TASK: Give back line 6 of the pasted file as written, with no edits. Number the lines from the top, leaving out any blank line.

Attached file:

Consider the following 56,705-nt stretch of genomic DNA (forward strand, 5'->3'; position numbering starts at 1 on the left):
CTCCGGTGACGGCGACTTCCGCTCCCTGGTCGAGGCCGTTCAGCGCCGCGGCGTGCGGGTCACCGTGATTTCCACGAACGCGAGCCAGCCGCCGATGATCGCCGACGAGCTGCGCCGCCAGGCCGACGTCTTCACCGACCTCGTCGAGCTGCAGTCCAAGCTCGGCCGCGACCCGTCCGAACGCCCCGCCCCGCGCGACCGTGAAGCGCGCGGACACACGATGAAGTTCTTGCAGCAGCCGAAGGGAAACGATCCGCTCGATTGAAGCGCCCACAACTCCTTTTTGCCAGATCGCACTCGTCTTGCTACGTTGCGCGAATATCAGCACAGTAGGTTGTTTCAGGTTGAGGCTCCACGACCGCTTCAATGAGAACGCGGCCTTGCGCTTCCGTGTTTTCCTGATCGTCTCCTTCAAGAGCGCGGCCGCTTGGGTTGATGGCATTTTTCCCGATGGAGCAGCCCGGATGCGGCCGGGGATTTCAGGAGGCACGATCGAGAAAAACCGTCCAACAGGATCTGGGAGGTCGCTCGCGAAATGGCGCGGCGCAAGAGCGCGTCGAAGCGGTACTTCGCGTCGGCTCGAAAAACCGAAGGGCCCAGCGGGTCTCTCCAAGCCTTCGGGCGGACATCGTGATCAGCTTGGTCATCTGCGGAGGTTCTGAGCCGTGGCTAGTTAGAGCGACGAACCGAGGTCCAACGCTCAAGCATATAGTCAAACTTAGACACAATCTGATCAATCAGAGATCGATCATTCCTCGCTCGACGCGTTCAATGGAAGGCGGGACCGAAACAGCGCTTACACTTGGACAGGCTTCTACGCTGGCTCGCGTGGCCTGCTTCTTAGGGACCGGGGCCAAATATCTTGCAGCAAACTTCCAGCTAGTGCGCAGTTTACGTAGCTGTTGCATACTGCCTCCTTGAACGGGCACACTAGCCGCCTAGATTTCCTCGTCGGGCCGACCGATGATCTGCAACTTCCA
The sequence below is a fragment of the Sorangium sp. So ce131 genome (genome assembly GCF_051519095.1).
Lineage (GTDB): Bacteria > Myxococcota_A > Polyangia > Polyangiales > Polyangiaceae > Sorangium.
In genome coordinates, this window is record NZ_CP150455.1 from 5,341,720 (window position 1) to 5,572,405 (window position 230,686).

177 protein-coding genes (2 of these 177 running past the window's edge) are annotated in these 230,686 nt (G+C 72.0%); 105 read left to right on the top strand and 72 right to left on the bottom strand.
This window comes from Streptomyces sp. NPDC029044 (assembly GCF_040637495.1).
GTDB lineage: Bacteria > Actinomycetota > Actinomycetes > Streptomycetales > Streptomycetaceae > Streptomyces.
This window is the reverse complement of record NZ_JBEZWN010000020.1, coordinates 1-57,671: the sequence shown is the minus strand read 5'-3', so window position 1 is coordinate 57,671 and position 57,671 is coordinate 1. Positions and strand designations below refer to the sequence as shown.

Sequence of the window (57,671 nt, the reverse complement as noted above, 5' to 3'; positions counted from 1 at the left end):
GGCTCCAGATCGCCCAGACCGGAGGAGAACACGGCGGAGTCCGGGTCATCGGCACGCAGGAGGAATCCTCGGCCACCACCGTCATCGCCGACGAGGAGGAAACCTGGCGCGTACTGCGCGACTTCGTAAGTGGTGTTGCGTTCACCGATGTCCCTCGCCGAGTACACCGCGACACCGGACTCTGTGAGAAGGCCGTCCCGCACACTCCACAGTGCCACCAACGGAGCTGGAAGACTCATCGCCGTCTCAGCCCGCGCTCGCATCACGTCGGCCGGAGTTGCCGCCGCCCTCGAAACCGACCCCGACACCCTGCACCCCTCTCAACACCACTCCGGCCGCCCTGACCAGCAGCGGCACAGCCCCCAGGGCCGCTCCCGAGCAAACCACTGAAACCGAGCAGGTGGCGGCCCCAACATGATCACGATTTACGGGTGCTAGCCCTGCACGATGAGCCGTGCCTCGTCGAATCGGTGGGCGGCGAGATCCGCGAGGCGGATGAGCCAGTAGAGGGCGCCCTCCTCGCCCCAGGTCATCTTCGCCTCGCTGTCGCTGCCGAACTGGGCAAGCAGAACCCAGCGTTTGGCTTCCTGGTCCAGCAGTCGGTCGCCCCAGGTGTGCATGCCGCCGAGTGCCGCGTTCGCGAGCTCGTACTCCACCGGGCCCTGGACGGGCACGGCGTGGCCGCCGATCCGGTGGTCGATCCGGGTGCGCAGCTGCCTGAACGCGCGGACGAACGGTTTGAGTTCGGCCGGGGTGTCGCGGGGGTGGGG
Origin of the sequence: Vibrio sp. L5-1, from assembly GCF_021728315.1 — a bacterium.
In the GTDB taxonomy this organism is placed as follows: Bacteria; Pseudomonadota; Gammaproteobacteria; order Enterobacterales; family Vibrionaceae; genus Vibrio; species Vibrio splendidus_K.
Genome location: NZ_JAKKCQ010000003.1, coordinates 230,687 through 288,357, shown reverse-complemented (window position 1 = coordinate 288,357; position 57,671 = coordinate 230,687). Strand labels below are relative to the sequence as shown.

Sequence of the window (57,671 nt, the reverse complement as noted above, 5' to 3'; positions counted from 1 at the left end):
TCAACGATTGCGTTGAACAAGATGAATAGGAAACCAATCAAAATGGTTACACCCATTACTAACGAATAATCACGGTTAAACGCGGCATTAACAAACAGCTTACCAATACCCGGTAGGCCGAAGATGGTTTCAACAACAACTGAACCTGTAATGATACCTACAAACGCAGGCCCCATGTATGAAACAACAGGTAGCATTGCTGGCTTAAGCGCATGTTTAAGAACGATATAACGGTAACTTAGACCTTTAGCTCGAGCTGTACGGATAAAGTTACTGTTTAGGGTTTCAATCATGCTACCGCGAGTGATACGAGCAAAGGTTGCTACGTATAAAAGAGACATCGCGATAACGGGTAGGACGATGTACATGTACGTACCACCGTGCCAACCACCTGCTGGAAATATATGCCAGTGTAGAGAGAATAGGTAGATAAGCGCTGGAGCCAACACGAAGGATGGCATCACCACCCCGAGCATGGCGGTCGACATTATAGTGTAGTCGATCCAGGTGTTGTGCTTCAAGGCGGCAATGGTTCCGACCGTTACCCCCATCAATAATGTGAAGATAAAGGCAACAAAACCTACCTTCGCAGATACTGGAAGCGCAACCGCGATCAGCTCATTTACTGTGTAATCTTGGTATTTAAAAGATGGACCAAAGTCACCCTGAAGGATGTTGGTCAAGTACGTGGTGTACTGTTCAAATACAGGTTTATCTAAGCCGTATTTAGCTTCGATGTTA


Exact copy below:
177 protein-coding genes (2 of these 177 running past the window's edge) are annotated in these 230,686 nt (G+C 72.0%); 105 read left to right on the top strand and 72 right to left on the bottom strand.